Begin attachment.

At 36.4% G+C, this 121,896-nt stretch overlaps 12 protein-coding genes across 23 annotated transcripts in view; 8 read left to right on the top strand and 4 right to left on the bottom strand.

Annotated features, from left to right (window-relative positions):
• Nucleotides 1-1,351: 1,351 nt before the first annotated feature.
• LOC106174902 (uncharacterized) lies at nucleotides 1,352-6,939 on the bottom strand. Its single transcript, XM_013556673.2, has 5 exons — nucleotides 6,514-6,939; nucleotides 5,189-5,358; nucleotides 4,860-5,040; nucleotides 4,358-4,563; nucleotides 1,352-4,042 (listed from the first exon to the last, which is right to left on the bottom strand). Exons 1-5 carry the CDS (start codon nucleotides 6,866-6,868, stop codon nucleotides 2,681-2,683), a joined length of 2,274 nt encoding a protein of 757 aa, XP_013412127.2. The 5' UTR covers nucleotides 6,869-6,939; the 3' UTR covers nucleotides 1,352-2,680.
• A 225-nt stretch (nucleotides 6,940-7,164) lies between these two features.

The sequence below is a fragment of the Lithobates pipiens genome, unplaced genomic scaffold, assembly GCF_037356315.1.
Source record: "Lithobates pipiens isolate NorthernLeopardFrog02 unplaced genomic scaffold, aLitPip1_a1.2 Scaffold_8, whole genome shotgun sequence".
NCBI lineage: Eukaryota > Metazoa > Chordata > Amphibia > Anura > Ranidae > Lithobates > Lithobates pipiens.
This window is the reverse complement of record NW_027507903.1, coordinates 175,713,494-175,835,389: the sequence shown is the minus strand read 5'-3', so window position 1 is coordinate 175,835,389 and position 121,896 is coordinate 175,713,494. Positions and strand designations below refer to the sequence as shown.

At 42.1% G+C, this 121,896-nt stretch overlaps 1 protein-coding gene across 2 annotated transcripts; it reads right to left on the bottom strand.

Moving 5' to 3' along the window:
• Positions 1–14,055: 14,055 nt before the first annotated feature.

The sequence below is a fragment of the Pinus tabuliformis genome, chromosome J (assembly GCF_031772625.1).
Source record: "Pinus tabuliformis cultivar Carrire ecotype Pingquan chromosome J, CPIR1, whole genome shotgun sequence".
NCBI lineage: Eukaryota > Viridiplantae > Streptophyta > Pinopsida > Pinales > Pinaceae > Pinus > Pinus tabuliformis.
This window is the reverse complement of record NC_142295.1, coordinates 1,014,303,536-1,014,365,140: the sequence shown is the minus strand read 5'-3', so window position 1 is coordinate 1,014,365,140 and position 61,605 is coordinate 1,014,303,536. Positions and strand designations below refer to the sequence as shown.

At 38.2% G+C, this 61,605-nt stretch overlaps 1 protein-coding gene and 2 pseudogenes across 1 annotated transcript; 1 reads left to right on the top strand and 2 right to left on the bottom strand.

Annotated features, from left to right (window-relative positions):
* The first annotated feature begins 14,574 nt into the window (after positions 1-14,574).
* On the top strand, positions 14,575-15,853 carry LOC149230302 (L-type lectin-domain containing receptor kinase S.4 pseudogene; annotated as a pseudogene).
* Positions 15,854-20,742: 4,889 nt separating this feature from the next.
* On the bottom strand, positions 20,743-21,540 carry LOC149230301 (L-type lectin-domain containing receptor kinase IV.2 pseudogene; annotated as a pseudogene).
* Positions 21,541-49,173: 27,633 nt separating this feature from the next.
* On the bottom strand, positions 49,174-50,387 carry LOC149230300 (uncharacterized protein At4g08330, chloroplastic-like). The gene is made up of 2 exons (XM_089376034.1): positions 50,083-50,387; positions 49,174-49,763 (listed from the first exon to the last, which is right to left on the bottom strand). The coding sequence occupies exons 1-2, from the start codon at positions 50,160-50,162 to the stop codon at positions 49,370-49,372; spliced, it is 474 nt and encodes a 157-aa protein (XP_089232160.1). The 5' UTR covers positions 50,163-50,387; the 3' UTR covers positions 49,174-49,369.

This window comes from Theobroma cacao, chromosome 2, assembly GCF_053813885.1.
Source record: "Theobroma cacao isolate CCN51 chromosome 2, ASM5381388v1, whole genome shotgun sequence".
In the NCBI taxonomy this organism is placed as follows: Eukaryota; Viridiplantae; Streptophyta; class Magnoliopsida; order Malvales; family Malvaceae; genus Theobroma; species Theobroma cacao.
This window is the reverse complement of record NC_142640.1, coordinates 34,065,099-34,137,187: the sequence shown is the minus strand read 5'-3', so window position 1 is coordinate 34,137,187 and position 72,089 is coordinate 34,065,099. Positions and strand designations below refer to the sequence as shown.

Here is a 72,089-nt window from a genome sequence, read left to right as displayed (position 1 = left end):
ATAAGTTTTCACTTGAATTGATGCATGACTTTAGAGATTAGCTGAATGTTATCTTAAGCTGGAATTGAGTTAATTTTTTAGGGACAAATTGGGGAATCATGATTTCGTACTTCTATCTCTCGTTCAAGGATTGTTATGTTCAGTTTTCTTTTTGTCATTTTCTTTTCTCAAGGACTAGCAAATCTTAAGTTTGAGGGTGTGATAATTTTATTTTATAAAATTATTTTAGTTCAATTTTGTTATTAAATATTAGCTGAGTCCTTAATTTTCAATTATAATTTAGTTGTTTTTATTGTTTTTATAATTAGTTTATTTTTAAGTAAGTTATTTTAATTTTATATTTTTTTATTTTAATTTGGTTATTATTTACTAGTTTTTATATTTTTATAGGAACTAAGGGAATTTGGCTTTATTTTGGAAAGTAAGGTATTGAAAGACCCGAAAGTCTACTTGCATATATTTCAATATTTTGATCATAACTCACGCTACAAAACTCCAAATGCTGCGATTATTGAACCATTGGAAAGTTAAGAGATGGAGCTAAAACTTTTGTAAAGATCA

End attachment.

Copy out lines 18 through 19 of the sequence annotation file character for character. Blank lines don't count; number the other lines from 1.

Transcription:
Annotated features, from left to right (window-relative positions):
* The first annotated feature begins 14,574 nt into the window (after positions 1-14,574).